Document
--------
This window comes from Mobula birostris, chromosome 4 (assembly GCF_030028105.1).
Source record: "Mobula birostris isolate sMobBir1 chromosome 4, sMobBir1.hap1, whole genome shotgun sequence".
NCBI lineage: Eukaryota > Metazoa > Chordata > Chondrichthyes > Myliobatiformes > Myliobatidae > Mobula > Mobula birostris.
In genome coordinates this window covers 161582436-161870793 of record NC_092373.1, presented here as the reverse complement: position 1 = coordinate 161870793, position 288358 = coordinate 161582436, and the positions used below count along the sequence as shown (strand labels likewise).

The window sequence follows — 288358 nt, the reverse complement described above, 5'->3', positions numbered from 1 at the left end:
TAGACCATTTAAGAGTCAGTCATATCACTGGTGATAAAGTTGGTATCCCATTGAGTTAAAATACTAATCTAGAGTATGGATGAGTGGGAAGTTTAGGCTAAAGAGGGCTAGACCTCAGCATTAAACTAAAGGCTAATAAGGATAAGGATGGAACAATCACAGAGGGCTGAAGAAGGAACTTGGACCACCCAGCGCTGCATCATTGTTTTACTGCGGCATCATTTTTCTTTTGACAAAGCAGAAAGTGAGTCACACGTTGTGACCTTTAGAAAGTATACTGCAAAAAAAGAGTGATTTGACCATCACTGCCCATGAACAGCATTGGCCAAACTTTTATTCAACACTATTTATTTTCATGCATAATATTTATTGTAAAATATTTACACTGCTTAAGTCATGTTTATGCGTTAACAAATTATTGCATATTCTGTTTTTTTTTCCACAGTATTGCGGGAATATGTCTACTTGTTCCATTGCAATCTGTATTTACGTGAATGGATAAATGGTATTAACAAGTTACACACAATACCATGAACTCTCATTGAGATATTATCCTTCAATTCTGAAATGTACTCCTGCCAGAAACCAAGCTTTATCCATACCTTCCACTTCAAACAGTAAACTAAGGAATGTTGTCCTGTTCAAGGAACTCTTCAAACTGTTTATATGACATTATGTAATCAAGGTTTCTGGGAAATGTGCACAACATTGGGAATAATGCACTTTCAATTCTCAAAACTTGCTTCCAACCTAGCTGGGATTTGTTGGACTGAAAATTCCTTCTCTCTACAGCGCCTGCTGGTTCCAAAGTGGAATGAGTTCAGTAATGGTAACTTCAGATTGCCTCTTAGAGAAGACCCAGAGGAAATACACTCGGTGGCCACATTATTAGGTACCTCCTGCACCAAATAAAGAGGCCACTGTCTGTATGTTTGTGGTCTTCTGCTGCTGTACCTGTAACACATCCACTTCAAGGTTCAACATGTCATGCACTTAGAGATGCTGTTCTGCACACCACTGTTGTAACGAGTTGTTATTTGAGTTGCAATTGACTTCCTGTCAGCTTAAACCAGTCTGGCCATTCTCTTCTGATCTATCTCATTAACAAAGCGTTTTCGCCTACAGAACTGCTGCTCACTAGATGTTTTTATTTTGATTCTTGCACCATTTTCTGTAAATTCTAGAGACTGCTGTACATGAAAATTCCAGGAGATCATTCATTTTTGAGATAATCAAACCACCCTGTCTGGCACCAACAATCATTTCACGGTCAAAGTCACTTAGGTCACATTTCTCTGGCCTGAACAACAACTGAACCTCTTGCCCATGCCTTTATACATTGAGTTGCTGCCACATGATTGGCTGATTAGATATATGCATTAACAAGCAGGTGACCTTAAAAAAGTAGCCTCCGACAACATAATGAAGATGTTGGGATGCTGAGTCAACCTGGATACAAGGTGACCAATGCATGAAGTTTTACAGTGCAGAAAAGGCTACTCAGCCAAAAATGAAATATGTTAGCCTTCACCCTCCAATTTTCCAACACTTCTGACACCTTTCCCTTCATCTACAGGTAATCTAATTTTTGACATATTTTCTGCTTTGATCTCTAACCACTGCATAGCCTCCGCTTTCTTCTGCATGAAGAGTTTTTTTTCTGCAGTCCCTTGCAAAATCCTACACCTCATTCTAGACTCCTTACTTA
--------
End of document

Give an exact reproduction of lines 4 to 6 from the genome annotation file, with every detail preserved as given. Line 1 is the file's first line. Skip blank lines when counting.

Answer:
In genome coordinates this window covers 161582436-161870793 of record NC_092373.1, presented here as the reverse complement: position 1 = coordinate 161870793, position 288358 = coordinate 161582436, and the positions used below count along the sequence as shown (strand labels likewise).

The window sequence follows — 288358 nt, the reverse complement described above, 5'->3', positions numbered from 1 at the left end:
TAGACCATTTAAGAGTCAGTCATATCACTGGTGATAAAGTTGGTATCCCATTGAGTTAAAATACTAATCTAGAGTATGGATGAGTGGGAAGTTTAGGCTAAAGAGGGCTAGACCTCAGCATTAAACTAAAGGCTAATAAGGATAAGGATGGAACAATCACAGAGGGCTGAAGAAGGAACTTGGACCACCCAGCGCTGCATCATTGTTTTACTGCGGCATCATTTTTCTTTTGACAAAGCAGAAAGTGAGTCACACGTTGTGACCTTTAGAAAGTATACTGCAAAAAAAGAGTGATTTGACCATCACTGCCCATGAACAGCATTGGCCAAACTTTTATTCAACACTATTTATTTTCATGCATAATATTTATTGTAAAATATTTACACTGCTTAAGTCATGTTTATGCGTTAACAAATTATTGCATATTCTGTTTTTTTTTCCACAGTATTGCGGGAATATGTCTACTTGTTCCATTGCAATCTGTATTTACGTGAATGGATAAATGGTATTAACAAGTTACACACAATACCATGAACTCTCATTGAGATATTATCCTTCAATTCTGAAATGTACTCCTGCCAGAAACCAAGCTTTATCCATACCTTCCACTTCAAACAGTAAACTAAGGAATGTTGTCCTGTTCAAGGAACTCTTCAAACTGTTTATATGACATTATGTAATCAAGGTTTCTGGGAAATGTGCACAACATTGGGAATAATGCACTTTCAATTCTCAAAACTTGCTTCCAACCTAGCTGGGATTTGTTGGACTGAAAATTCCTTCTCTCTACAGCGCCTGCTGGTTCCAAAGTGGAATGAGTTCAGTAATGGTAACTTCAGATTGCCTCTTAGAGAAGACCCAGAGGAAATACACTCGGTGGCCACATTATTAGGTACCTCCTGCACCAAATAAAGAGGCCACTGTCTGTATGTTTGTGGTCTTCTGCTGCTGTACCTGTAACACATCCACTTCAAGGTTCAACATGTCATGCACTTAGAGATGCTGTTCTGCACACCACTGTTGTAACGAGTTGTTATTTGAGTTGCAATTGACTTCCTGTCAGCTTAAACCAGTCTGGCCATTCTCTTCTGATCTATCTCATTAACAAAGCGTTTTCGCCTACAGAACTGCTGCTCACTAGATGTTTTTATTTTGATTCTTGCACCATTTTCTGTAAATTCTAGAGACTGCTGTACATGAAAATTCCAGGAGATCATTCATTTTTGAGATAATCAAACCACCCTGTCTGGCACCAACAATCATTTCACGGTCAAAGTCACTTAGGTCACATTTCTCTGGCCTGAACAACAACTGAACCTCTTGCCCATGCCTTTATACATTGAGTTGCTGCCACATGATTGGCTGATTAGATATATGCATTAACAAGCAGGTGACCTTAAAAAAGTAGCCTCCGACAACATAATGAAGATGTTGGGATGCTGAGTCAACCTGGATACAAGGTGACCAATGCATGAAGTTTTACAGTGCAGAAAAGGCTACTCAGCCAAAAATGAAATATGTTAGCCTTCACCCTCCAATTTTCCAACACTTCTGACACCTTTCCCTTCATCTACAGGTAATCTAATTTTTGACATATTTTCTGCTTTGATCTCTAACCACTGCATAGCCTCCGCTTTCTTCTGCATGAAGAGTTTTTTTTCTGCAGTCCCTTGCAAAATCCTACACCTCATTCTAGACTCCTTACTTA